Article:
Extreme Sentence is Essentially Life Without Parole
By Shakyra Diaz
Should you spend life in prison for something you did as a teenager?
That is the question that was put before the Ohio Supreme Court last Wednesday in Moore v. State of Ohio.
In Mahoning County in 2002, Brandon Moore was tried and convicted as an adult for armed kidnapping, robbery and gang rape. He was 15-years old when the crimes were committed.
After an appeal, Moore was sentenced in 2008 to serve back-to-back terms totaling 112 years in prison. He will not be eligible for parole until the age of 92. It is highly improbable he’ll ever be released from prison.
There is no denying that the crimes Moore is convicted of are terrible. But how can we justify the slow death of a 112-year prison sentence to someone who committed their crimes at such a young age?
Why It’s Unconstitutional
Studies on adolescent brain development have found that children are “less culpable and more amenable to rehabilitation than adults.” This research was pivotal in two groundbreaking rulings.
Read our blog, “Ending the ‘Adultification.’”
In 2010, the U.S. Supreme Court ruled in Graham v. Florida that life-without-parole sentences for juveniles who committed non-homicidal crimes violate the Eighth Amendment’s ban on cruel and unusual punishment. It held that young people must be offered a “meaningful” or “realistic” opportunity for release. Two years later, in Miller v. Alabama, the Supreme Court decided that mandatory sentences of life, without the possibility of parole, are unconstitutional for juveniles.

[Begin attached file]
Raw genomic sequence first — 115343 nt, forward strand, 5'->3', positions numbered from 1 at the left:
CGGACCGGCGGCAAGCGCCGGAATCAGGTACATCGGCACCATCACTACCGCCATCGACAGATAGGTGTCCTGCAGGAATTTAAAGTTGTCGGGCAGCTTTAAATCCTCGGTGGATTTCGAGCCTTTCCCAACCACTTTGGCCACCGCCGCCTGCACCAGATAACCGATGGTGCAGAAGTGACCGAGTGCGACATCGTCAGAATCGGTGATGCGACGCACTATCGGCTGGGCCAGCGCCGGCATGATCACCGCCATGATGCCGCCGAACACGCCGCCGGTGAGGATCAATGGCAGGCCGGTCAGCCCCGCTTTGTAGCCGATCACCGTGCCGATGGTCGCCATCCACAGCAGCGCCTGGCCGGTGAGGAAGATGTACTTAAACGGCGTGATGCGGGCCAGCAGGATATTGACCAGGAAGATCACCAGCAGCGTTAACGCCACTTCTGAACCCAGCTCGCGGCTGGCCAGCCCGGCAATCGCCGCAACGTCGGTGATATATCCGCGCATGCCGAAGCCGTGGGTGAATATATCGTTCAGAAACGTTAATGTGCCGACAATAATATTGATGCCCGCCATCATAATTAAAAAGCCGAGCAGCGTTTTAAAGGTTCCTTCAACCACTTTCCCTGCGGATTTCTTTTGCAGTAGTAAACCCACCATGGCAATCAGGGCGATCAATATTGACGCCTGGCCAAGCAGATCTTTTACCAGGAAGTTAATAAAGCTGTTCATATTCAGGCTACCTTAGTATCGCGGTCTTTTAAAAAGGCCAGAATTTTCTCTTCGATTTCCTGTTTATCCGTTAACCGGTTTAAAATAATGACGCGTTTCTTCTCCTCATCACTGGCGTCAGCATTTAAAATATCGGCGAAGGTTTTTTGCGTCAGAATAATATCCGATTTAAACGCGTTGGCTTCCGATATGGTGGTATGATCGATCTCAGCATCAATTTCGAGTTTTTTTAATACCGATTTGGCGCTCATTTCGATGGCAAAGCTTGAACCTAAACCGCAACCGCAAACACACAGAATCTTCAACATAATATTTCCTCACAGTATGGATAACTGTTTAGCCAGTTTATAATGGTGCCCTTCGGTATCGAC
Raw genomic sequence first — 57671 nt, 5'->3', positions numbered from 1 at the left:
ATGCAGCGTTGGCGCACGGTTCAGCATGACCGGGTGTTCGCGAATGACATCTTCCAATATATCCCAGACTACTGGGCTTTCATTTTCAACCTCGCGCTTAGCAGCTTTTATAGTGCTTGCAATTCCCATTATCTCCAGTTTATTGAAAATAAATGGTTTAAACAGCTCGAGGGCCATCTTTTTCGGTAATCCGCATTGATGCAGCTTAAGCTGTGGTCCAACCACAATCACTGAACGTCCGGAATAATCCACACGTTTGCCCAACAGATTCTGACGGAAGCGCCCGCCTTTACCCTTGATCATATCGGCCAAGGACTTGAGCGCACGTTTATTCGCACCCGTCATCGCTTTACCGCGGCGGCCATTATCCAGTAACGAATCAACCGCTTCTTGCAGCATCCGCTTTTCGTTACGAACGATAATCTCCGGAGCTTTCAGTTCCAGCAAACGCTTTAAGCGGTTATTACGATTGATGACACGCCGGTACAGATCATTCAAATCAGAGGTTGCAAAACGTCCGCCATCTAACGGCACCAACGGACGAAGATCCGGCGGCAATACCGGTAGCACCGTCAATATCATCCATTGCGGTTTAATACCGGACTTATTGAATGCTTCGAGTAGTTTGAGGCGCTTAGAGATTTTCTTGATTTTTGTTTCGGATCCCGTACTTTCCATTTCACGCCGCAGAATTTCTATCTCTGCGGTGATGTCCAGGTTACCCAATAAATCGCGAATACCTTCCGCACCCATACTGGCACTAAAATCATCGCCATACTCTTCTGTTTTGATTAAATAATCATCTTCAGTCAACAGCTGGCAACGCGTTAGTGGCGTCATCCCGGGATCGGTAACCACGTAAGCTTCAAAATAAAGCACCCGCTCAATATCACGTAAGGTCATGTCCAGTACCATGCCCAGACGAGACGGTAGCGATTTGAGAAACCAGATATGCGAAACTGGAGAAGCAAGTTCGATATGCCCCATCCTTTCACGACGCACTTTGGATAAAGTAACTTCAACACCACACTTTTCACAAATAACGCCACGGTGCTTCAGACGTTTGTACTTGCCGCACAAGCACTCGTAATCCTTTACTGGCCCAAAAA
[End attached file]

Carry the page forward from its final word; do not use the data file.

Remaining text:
Moore’s attorneys argued that requiring him to serve 112 years in prison—whether it’s one sentence or multiple sentences—is unconstitutional. The punishment is a life-without-parole sentence, they said.
Backsliding on Reform?
If Moore wins the case, he’ll be re-sentenced and guaranteed a meaningful opportunity for release. If not, he will die in prison having served an unconstitutional sentence that violates the ban on cruel and unusual punishment.
Ohio has made some substantive reforms in juvenile justice in recent years, like ending the use of seclusion, also known as solitary confinement, in youth detention facilities. Officials stopped using seclusion because they recognized children are different, and need to be treated in a way that would support their rehabilitation. It would be a shame if the state undermines those efforts by allowing people to die in prison for crimes they committed as children.